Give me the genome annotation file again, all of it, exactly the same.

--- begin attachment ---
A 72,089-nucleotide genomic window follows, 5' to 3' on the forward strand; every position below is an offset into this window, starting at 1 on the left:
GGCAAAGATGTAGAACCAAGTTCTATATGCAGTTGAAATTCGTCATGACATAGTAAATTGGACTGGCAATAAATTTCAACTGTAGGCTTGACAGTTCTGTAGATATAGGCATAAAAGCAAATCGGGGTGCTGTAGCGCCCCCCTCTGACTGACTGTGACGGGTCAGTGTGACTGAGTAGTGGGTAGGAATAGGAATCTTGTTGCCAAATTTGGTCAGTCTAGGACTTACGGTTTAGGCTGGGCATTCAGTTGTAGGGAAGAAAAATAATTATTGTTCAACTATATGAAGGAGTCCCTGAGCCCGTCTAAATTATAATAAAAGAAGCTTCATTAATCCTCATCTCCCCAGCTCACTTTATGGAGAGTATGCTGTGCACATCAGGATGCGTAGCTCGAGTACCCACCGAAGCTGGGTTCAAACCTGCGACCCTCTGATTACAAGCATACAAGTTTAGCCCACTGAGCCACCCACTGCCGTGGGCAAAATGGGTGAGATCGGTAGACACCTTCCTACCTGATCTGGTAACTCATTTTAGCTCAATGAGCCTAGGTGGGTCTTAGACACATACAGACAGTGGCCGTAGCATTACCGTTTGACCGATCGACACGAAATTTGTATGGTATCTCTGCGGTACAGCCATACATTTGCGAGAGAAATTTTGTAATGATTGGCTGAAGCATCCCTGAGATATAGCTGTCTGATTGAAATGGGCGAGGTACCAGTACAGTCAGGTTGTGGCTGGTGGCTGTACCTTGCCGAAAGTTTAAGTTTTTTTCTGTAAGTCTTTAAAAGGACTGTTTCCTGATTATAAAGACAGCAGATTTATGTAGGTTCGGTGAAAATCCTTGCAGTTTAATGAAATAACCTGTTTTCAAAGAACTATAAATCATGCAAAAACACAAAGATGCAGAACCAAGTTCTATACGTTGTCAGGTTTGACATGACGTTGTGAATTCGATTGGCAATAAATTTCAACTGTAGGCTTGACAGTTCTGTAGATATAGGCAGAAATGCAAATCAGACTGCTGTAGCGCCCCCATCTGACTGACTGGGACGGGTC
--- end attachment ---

A 72,089-nucleotide genomic window follows, 5' to 3' on the forward strand; every position below is an offset into this window, starting at 1 on the left:
GGCAAAGATGTAGAACCAAGTTCTATATGCAGTTGAAATTCGTCATGACATAGTAAATTGGACTGGCAATAAATTTCAACTGTAGGCTTGACAGTTCTGTAGATATAGGCATAAAAGCAAATCGGGGTGCTGTAGCGCCCCCCTCTGACTGACTGTGACGGGTCAGTGTGACTGAGTAGTGGGTAGGAATAGGAATCTTGTTGCCAAATTTGGTCAGTCTAGGACTTACGGTTTAGGCTGGGCATTCAGTTGTAGGGAAGAAAAATAATTATTGTTCAACTATATGAAGGAGTCCCTGAGCCCGTCTAAATTATAATAAAAGAAGCTTCATTAATCCTCATCTCCCCAGCTCACTTTATGGAGAGTATGCTGTGCACATCAGGATGCGTAGCTCGAGTACCCACCGAAGCTGGGTTCAAACCTGCGACCCTCTGATTACAAGCATACAAGTTTAGCCCACTGAGCCACCCACTGCCGTGGGCAAAATGGGTGAGATCGGTAGACACCTTCCTACCTGATCTGGTAACTCATTTTAGCTCAATGAGCCTAGGTGGGTCTTAGACACATACAGACAGTGGCCGTAGCATTACCGTTTGACCGATCGACACGAAATTTGTATGGTATCTCTGCGGTACAGCCATACATTTGCGAGAGAAATTTTGTAATGATTGGCTGAAGCATCCCTGAGATATAGCTGTCTGATTGAAATGGGCGAGGTACCAGTACAGTCAGGTTGTGGCTGGTGGCTGTACCTTGCCGAAAGTTTAAGTTTTTTTCTGTAAGTCTTTAAAAGGACTGTTTCCTGATTATAAAGACAGCAGATTTATGTAGGTTCGGTGAAAATCCTTGCAGTTTAATGAAATAACCTGTTTTCAAAGAACTATAAATCATGCAAAAACACAAAGATGCAGAACCAAGTTCTATACGTTGTCAGGTTTGACATGACGTTGTGAATTCGATTGGCAATAAATTTCAACTGTAGGCTTGACAGTTCTGTAGATATAGGCAGAAATGCAAATCAGACTGCTGTAGCGCCCCCATCTGACTGACTGGGACGGGTC